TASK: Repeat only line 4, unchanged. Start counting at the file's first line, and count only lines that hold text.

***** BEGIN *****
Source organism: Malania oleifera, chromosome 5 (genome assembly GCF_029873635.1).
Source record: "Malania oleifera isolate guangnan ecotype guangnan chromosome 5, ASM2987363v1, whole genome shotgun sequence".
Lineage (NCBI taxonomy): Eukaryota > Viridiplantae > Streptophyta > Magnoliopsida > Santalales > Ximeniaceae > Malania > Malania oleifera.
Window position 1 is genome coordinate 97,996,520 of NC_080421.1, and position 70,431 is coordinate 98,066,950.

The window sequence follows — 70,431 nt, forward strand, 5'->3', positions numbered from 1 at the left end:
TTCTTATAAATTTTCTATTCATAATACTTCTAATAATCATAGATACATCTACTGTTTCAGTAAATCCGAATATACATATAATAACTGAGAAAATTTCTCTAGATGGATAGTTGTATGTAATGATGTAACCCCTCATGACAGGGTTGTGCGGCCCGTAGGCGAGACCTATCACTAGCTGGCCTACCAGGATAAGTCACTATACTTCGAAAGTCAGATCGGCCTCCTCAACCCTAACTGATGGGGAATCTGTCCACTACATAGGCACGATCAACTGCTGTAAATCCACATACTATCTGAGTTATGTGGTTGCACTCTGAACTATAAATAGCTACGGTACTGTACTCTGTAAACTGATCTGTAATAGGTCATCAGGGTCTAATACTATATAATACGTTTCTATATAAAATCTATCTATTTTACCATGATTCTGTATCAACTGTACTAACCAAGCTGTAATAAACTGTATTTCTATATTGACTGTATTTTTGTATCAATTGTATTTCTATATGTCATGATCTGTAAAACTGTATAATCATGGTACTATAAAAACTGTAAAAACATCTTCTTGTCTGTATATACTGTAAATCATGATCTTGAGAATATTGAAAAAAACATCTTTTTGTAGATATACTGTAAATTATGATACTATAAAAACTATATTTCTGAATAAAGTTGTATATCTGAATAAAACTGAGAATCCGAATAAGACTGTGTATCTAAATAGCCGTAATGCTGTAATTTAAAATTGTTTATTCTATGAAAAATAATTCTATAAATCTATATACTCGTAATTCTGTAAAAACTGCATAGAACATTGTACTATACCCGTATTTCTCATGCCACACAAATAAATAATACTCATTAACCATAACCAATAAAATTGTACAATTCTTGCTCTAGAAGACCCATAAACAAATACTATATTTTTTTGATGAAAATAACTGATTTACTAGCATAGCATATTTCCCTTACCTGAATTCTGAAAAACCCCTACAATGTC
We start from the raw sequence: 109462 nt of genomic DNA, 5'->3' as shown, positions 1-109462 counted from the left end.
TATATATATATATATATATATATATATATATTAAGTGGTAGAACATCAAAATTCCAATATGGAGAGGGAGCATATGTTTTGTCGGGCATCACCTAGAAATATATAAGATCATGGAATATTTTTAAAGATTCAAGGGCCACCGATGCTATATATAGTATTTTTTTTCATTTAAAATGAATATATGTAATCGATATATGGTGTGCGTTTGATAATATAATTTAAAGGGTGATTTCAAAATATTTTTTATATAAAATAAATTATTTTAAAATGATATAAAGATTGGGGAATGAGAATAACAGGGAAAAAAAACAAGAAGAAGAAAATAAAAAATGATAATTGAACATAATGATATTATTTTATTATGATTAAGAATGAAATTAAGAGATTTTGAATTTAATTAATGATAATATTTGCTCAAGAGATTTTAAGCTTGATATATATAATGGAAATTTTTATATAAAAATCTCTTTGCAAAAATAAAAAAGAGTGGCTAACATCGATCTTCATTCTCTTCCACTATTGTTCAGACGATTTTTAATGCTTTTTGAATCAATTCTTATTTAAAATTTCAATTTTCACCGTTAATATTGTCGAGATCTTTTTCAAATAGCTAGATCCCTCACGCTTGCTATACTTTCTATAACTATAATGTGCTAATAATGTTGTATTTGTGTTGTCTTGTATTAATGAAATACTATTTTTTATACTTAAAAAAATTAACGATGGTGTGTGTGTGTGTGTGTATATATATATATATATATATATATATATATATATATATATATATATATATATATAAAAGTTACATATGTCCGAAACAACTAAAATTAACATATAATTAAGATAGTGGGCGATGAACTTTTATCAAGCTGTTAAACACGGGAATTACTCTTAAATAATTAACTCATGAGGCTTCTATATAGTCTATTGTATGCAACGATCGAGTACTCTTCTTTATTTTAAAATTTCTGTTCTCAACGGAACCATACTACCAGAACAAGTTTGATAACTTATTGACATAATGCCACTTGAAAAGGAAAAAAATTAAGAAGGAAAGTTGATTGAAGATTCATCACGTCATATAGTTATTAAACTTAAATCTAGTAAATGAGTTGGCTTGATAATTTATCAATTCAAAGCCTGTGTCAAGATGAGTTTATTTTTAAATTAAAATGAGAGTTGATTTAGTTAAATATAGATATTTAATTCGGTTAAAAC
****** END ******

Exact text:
Window position 1 is genome coordinate 97,996,520 of NC_080421.1, and position 70,431 is coordinate 98,066,950.